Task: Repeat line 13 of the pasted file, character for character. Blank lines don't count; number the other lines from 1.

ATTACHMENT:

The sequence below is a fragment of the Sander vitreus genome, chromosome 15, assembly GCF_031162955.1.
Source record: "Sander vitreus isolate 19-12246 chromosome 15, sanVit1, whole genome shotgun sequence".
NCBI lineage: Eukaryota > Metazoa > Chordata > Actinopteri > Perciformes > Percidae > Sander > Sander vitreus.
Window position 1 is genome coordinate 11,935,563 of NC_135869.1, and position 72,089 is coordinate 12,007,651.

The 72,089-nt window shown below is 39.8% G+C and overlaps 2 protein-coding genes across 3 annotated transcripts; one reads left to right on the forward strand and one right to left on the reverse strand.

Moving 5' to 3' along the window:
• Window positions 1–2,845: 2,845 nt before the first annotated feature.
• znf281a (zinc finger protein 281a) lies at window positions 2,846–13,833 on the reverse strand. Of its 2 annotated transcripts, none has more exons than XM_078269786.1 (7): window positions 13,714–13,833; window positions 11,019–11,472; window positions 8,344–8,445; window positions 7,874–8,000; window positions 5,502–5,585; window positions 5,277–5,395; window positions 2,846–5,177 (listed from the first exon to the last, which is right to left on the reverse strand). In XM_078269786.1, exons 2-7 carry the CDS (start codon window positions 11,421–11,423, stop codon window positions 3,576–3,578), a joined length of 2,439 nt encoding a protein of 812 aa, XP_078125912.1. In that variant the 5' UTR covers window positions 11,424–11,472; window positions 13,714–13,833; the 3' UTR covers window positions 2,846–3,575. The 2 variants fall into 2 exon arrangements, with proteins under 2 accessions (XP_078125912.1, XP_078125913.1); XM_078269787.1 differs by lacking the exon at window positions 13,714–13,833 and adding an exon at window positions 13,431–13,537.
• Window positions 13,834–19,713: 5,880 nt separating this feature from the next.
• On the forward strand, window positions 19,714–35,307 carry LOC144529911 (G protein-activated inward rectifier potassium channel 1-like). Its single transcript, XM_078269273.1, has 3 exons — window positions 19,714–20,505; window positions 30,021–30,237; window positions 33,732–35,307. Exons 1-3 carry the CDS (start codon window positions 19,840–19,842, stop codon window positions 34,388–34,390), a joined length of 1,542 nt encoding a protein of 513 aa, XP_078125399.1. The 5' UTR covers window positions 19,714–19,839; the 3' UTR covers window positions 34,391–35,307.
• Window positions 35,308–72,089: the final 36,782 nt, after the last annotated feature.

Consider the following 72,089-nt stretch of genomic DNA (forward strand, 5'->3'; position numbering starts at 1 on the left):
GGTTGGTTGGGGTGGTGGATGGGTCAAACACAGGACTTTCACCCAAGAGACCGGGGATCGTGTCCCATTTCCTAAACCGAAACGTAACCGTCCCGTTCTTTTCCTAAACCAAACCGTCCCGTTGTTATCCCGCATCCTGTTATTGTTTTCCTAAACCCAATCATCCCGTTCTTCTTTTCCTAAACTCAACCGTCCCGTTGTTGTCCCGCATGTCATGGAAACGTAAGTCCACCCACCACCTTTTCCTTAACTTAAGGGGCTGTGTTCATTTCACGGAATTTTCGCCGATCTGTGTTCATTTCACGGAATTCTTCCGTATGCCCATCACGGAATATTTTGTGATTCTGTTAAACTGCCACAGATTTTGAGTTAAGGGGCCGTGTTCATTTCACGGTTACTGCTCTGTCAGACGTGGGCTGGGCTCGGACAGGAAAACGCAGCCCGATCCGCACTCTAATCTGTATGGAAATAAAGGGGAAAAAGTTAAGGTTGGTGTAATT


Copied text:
GGTTGGTTGGGGTGGTGGATGGGTCAAACACAGGACTTTCACCCAAGAGACCGGGGATCGTGTCCCATTTCCTAAACCGAAACGTAACCGTCCCGTTCTTTTCCTAAACCAAACCGTCCCGTTGTTATCCCGCATCCTGTTATTGTTTTCCTAAACCCAATCATCCCGTTCTTCTTTTCCTAAACTCAACCGTCCCGTTGTTGTCCCGCATGTCATGGAAACGTAAGTCCACCCACCACCTTTTCCTTAACTTAAGGGGCTGTGTTCATTTCACGGAATTTTCGCCGATCTGTGTTCATTTCACGGAATTCTTCCGTATGCCCATCACGGAATATTTTGTGATTCTGTTAAACTGCCACAGATTTTGAGTTAAGGGGCCGTGTTCATTTCACGGTTACTGCTCTGTCAGACGTGGGCTGGGCTCGGACAGGAAAACGCAGCCCGATCCGCACTCTAATCTGTATGGAAATAAAGGGGAAAAAGTTAAGGTTGGTGTAATT